September 12, 2013 by Speakers' Spotlight
Spotlight On: World and Olympic Champion, Adam van Koeverden
Champion kayaker Adam van Koeverden first captured the world’s attention at the 2004 Olympic Games, where he was a double medalist, with gold and bronze victories. Since then, he has continued to dominate the sport, taking silver at both the 2008 and 2012 Olympic Games, earning two World Championship titles, and being named “Canada’s Athlete of the Year” in 2012. Adam shares his story of personal success—infusing it with insight that he’s gained both on the water and off—and how it integrates with strong leadership, overcoming challenges, and the importance of teamwork. We put Adam in our spotlight today:
What inspired you to want to be a speaker?
Hearing athletes like Larry Cain, Mark Tewksbury, and Marnie McBean tell their stories… normal people who worked extraordinarily hard, not only finding success in their sports but discovering so many of life’s lessons through their ups and downs. Being able to communicate that story in a relevant way to any audience is an exciting opportunity for me!
Any advice for aspiring speakers?
Always be 100% genuine and just have a conversation with the audience. Keep in mind that if you don’t find your story interesting, then the audience might not either.
What do you like to leave audiences with?
A laugh, a tear, some practical perspective, a inspiring or meaningful soundbite, clip, or quote…or all of the above!
How do you prepare before a talk? Any special rituals? A good luck talisman?
I make sure I’ve had a coffee, and that I’ve been to the washroom.
Do you have an especially memorable event you can tell us about?
So many great moments to choose from! I had the chance to keynote the Special Olympics Festival in Toronto a few years ago. In previous years I had listened to incredible talks from Mark Tewksbury and Pinball Clemons, two speakers I really admire. When I got up to speak I saw them both in the front row and all I could talk about was what an honour it was to be asked to provide a keynote after those guys. Once I gathered myself, I think I managed to get through my talk, but I was pretty emotional at first.
Another crazy one was in Halifax at a Sports Celebrity dinner. There was a pretty distinguished group of athletes speaking, and I felt a little out of place alongside Dennis Rodman and Frank Mahovlich. We were asked to talk for about five minutes each, so I just thought of one funny story to tell, made like six people laugh, probably out of pity, and sat back down next to Jim Kelly. Rodman was up next, I don’t know if he got different instructions, but he spoke for over 45 minutes….he broke down crying, he threw a hysterical tantrum, swore like crazy, but actually wrapped it all up and managed to get an applause. Then he invited everyone out for a drink, and he sang Funky Town on stage with the houseband.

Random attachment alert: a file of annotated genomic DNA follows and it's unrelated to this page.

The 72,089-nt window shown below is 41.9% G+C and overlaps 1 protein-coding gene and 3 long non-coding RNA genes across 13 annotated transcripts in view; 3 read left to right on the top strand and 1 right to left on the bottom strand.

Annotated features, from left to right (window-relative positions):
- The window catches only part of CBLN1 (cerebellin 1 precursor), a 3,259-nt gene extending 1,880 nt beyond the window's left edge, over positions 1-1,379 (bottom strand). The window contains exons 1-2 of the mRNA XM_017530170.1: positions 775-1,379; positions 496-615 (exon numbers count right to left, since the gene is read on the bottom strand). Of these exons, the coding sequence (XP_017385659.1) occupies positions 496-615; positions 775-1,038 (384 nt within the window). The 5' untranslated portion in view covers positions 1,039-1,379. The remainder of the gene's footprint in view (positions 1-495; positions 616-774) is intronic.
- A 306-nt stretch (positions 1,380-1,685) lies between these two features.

Any funny or embarrassing situations you found yourself in as a speaker?
Yeah of course! I often leave stories half-told and unfinished because I go off on tangents, but I completely lost my train of thought once and had to ask somebody in the front row what I was talking about. She said “kayaking”… and I got back on track.
Is there a charitable cause that you feel passionate about? Why?
A few, as a matter of fact. Right to Play, because I’ve been really lucky to have carte blanche access to sport and play my whole life and I think every kid should be able to say the same; The David Suzuki Foundation, because I work and live outdoors, I care tremendously about our environment, and because David is a rockstar; Colon Cancer Canada and the Parkinson’s Society because those diseases have affected my family; and the Special Olympics because those athletes are awesome champions and it’s so fun to be a part of that celebration of sport….as well as many others!
If you had to choose a new career, what would it be?
I’d be a farmer.
Desert island album?
Can’t I bring an iPod instead of a phonograph player?
Best subject in school?
Last book you read?
I just started The Real World of Technology, Ursula M. Franklin’s Massey Lecture.
Last film you saw?
Muppets in Space (in case you think reading that book makes me sound brainy or something).
Alice Eve, please tell her.